You can rest easy when the hit the beach this Fourth of July weekend, y’all: Several New Jersey beaches were just named among the cleanest in the country, in a new report released by the Natural Resources Defense Council.
The group looked at pollution and water quality at beaches across the country, naming 35 “superstar” beaches that have the lowest levels of contaminants and which have met the water-quality safety thresholds for the past five years. The state of New Jersey beat out the rest for having the most beaches—seven—named to the list. They include Washington Avenue beach in Margate, 40th Street beach in Avalon, 40th Street beach in Sea Isle, 96th Street beach in Stone Harbor, Webster Avenue beach in Strathmere, Orchid Road beach in Wildwood Crest, and Broadway beach in Point Pleasant. Dewey Beach in Delaware also made the list.
Only one New Jersey beach made the “repeat offenders” list—a roundup of the “17 U.S. beaches have stood out as having persistent contamination problems, with water samples failing to meet public health benchmarks more than 25 percent of the time each year from 2009 to 2013,” according to the report. That beach is Beachwood Beach West in Ocean County, near Tom’s River.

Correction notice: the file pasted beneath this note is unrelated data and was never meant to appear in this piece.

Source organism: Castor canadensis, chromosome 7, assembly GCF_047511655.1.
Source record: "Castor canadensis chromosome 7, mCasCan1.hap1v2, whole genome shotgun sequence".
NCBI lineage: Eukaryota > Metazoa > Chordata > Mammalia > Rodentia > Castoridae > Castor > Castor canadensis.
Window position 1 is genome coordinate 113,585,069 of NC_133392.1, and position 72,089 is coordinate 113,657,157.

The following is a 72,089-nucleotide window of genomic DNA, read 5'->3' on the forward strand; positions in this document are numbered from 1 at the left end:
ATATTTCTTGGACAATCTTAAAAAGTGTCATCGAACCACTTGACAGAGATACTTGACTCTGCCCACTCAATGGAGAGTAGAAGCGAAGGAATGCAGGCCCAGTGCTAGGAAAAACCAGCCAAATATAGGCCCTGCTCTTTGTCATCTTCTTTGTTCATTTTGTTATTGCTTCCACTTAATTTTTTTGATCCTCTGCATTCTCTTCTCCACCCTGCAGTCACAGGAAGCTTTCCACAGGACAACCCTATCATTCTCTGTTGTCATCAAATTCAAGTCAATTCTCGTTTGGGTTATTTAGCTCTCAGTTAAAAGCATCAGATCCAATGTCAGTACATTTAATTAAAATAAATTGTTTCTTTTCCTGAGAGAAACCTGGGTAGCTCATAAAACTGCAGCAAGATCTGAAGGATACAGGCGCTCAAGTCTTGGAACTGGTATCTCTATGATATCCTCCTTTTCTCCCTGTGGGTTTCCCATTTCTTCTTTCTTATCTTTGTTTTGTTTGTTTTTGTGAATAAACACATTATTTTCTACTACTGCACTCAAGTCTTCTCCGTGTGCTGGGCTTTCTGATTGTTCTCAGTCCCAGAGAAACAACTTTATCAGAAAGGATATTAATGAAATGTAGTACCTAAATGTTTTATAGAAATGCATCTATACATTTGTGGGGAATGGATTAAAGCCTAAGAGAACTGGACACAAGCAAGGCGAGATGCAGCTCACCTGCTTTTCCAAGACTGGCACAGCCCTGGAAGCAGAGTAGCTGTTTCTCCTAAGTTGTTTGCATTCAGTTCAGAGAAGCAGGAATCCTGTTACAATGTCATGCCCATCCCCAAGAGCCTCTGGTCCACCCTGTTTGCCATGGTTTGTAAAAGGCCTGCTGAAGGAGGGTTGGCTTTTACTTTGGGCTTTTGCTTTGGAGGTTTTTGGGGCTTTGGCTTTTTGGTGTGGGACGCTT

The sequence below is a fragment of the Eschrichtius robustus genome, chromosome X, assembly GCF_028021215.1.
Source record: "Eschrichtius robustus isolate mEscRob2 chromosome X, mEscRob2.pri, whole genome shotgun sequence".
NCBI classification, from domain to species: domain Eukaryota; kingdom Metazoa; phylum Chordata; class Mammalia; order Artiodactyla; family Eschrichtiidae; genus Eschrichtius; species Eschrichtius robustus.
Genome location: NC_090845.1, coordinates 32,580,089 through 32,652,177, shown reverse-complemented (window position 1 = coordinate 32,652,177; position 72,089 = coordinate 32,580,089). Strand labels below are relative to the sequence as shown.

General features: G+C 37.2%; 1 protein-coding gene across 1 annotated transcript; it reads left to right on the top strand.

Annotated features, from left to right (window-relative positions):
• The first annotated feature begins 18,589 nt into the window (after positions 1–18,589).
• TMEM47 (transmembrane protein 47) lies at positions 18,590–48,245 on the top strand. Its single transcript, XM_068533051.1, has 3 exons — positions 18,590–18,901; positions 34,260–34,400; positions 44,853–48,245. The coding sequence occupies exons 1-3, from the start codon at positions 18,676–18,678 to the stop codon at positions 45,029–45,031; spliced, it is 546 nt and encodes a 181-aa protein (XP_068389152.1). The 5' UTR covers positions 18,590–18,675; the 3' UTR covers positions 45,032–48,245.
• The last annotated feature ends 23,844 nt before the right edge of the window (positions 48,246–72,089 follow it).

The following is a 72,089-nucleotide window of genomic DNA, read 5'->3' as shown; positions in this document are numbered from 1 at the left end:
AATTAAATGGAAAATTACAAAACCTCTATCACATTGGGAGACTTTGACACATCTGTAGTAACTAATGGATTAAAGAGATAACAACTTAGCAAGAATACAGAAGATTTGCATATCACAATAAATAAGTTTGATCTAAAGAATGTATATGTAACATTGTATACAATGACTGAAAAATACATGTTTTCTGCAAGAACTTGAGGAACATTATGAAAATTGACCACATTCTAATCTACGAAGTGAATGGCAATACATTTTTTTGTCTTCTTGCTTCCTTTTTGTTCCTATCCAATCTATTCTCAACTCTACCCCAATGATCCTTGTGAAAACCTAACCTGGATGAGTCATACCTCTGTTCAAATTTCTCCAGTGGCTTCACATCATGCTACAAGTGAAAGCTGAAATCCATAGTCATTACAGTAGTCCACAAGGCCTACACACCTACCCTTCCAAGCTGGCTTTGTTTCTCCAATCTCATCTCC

It should be noted that the Environmental Protection Agency changed its beach-water assessment threshold this year, raising the protective standard of beach-water quality in an effort to make beaches even safer for public use. This new, higher threshold meant that, overall, 10 percent of beach water samples taken nationwide last year fell below it, a slight uptick from 2012 when old benchmarks were used.
However, the added precautions are merited: According to the EPA, 3.5 million people get sick each year from coming in contact with raw sewage from sanitary overflows. Listen to this: “Beach water pollution nationwide causes a range of waterborne illnesses in swimmers including stomach flu, skin rashes, pinkeye, ear, nose and throat problems, dysentery, hepatitis, respiratory ailments, neurological disorders, and other serious health problems. ”
Yuck. See you at 40th Street, my friends.
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